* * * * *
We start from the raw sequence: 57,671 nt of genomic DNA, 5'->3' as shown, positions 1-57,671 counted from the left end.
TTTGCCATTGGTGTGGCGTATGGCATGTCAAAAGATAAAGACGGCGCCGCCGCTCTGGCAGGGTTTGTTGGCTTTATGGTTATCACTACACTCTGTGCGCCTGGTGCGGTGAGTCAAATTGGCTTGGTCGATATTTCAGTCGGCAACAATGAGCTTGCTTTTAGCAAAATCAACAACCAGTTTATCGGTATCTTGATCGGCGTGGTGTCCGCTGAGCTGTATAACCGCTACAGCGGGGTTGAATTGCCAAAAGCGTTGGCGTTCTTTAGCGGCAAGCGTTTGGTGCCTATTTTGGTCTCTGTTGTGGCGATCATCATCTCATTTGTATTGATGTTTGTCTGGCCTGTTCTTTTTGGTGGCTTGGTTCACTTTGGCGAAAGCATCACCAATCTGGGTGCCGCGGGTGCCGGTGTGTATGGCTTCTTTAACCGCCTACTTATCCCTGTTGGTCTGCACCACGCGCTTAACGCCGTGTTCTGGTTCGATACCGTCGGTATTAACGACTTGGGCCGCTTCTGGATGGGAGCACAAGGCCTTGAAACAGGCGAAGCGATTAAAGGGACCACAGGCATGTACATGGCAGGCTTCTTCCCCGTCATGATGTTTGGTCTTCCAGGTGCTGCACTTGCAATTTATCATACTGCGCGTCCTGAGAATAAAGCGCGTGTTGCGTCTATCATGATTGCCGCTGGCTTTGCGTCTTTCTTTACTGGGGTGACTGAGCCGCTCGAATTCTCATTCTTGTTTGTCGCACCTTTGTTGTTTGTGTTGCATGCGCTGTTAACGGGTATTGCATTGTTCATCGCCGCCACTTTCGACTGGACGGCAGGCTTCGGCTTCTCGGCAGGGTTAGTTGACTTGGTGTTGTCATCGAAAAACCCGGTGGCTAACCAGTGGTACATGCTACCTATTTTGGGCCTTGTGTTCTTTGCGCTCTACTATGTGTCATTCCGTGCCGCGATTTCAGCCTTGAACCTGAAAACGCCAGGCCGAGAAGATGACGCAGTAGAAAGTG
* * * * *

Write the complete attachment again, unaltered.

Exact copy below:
We start from the raw sequence: 57,671 nt of genomic DNA, 5'->3' as shown, positions 1-57,671 counted from the left end.
TTTGCCATTGGTGTGGCGTATGGCATGTCAAAAGATAAAGACGGCGCCGCCGCTCTGGCAGGGTTTGTTGGCTTTATGGTTATCACTACACTCTGTGCGCCTGGTGCGGTGAGTCAAATTGGCTTGGTCGATATTTCAGTCGGCAACAATGAGCTTGCTTTTAGCAAAATCAACAACCAGTTTATCGGTATCTTGATCGGCGTGGTGTCCGCTGAGCTGTATAACCGCTACAGCGGGGTTGAATTGCCAAAAGCGTTGGCGTTCTTTAGCGGCAAGCGTTTGGTGCCTATTTTGGTCTCTGTTGTGGCGATCATCATCTCATTTGTATTGATGTTTGTCTGGCCTGTTCTTTTTGGTGGCTTGGTTCACTTTGGCGAAAGCATCACCAATCTGGGTGCCGCGGGTGCCGGTGTGTATGGCTTCTTTAACCGCCTACTTATCCCTGTTGGTCTGCACCACGCGCTTAACGCCGTGTTCTGGTTCGATACCGTCGGTATTAACGACTTGGGCCGCTTCTGGATGGGAGCACAAGGCCTTGAAACAGGCGAAGCGATTAAAGGGACCACAGGCATGTACATGGCAGGCTTCTTCCCCGTCATGATGTTTGGTCTTCCAGGTGCTGCACTTGCAATTTATCATACTGCGCGTCCTGAGAATAAAGCGCGTGTTGCGTCTATCATGATTGCCGCTGGCTTTGCGTCTTTCTTTACTGGGGTGACTGAGCCGCTCGAATTCTCATTCTTGTTTGTCGCACCTTTGTTGTTTGTGTTGCATGCGCTGTTAACGGGTATTGCATTGTTCATCGCCGCCACTTTCGACTGGACGGCAGGCTTCGGCTTCTCGGCAGGGTTAGTTGACTTGGTGTTGTCATCGAAAAACCCGGTGGCTAACCAGTGGTACATGCTACCTATTTTGGGCCTTGTGTTCTTTGCGCTCTACTATGTGTCATTCCGTGCCGCGATTTCAGCCTTGAACCTGAAAACGCCAGGCCGAGAAGATGACGCAGTAGAAAGTG